Monsters of Blood and Honour Ken Catran, Random House, 239 pages, paperback, NZ$19.99
Ken Catran’s latest book contains three novellas about the Second World War. In each a modern teenager learns of the experiences of an aged survivor. As always with Catran, the technical detail is rich and the emotional level is set high. In Mr Parkin’s Milk Run to Hell, Jase, a fast-driving hoon is surprised to find that old Fred Parkin had helped create a firestorm over Hamburg when he was only 18. Was burning civilians a war crime? Similar moral issues arise in Jooney’s Day at the Beach, when Sarah reads her Great-Aunt Jooney’s account of Japanese troops shooting nurses and patients after the fall of Singapore. Sarah is baffled by the way Jooney – the sole survivor – can feel sympathy for one of the Japanese involved in the atrocity.
The most controversial (and least successful) of the stories, Old Goodey and the Fortress of Dreams, brings an unrepentant old Nazi into contact with a disturbed teen, Robin, who has fantasies of using a tank to shoot everyone in their home town. Then he finds that an elderly local has concealed his past. Goodey is virulently anti-semitic, an SS member who fought in the great tank battle at Kursk and was then a concentration camp guard at Belsen. “I thought those things were right and I still do,” says Goodey before creating his own Gotterdammerung. Although Robin’s response to Goodey’s death is muddled, he does dispose of Goodey’s SS dagger with its “blood and honour” motto. He climbs down from his clifftop refuge, symbolically rejecting his earlier violent fantasies.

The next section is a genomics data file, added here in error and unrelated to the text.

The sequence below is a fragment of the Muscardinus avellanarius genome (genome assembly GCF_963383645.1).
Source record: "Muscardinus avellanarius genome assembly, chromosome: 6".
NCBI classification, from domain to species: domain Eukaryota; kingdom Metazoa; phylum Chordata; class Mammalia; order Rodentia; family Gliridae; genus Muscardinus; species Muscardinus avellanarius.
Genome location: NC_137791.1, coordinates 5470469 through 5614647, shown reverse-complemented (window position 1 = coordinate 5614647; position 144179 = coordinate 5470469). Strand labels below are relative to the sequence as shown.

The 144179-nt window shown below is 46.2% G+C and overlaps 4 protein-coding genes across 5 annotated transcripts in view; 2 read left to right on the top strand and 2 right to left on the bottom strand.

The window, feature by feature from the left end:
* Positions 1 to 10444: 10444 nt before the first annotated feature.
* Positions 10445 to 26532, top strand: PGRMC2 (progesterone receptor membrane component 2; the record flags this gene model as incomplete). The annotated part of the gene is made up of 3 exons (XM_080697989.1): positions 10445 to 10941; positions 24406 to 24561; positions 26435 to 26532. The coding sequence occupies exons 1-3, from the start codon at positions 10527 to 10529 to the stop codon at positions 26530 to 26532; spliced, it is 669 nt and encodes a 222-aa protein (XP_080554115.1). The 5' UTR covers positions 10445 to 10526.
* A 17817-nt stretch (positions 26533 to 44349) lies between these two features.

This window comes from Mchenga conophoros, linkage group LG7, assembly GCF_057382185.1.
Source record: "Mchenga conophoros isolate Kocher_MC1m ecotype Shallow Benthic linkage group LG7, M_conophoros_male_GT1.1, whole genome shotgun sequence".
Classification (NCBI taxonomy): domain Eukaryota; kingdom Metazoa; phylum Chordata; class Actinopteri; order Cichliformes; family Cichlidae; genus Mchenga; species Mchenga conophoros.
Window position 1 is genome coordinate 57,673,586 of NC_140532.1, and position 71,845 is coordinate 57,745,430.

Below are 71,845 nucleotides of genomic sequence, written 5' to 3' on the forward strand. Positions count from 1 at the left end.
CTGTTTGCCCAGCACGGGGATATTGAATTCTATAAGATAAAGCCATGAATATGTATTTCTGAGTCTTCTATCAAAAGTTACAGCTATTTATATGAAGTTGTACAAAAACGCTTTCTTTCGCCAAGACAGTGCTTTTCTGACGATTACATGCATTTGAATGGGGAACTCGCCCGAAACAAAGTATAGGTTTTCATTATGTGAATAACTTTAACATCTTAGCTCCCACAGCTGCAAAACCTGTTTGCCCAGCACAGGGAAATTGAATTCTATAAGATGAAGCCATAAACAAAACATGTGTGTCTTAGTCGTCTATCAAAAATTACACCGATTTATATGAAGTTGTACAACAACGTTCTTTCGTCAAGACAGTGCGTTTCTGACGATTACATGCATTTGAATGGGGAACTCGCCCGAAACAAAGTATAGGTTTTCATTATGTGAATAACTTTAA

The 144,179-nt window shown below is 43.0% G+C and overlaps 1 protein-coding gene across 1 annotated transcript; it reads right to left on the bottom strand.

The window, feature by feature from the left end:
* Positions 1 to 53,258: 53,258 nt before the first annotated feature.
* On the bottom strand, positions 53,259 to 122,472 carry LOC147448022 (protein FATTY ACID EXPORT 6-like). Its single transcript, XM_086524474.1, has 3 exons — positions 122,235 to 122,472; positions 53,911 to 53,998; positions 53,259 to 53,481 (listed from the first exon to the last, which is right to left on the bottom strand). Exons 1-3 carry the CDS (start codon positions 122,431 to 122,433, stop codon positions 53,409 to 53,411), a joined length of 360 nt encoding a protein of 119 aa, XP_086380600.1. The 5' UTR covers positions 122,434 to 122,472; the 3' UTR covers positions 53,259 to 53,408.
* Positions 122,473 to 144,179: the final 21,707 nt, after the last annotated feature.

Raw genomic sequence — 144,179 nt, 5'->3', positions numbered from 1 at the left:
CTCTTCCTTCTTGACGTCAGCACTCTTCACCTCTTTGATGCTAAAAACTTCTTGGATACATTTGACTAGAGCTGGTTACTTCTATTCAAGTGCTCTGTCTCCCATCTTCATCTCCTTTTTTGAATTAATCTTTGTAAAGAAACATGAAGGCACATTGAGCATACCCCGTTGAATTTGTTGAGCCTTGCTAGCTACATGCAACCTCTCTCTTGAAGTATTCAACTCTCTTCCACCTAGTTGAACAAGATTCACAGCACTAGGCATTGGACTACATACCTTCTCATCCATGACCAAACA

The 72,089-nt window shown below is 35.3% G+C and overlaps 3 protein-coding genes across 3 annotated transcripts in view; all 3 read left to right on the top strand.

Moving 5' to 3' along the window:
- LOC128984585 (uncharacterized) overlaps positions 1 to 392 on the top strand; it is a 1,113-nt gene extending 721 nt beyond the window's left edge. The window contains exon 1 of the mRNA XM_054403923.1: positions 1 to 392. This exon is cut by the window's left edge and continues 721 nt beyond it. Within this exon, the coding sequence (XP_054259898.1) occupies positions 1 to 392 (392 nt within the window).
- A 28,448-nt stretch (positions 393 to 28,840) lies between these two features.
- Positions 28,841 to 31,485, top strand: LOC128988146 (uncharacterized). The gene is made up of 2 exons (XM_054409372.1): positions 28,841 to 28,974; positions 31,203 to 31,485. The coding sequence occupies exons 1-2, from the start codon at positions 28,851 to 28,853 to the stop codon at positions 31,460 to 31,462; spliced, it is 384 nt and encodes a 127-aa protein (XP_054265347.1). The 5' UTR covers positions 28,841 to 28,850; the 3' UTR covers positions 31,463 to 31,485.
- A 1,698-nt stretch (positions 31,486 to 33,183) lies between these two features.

Catran is aware that it is always difficult for one generation to understand the experiences of another. These short and lively first person narratives certainly make a good starting point for young readers who are coming to grips with some of the human complexities behind the battles.
This review was first published in The Press, Christchurch NZ, on 15th March 2008.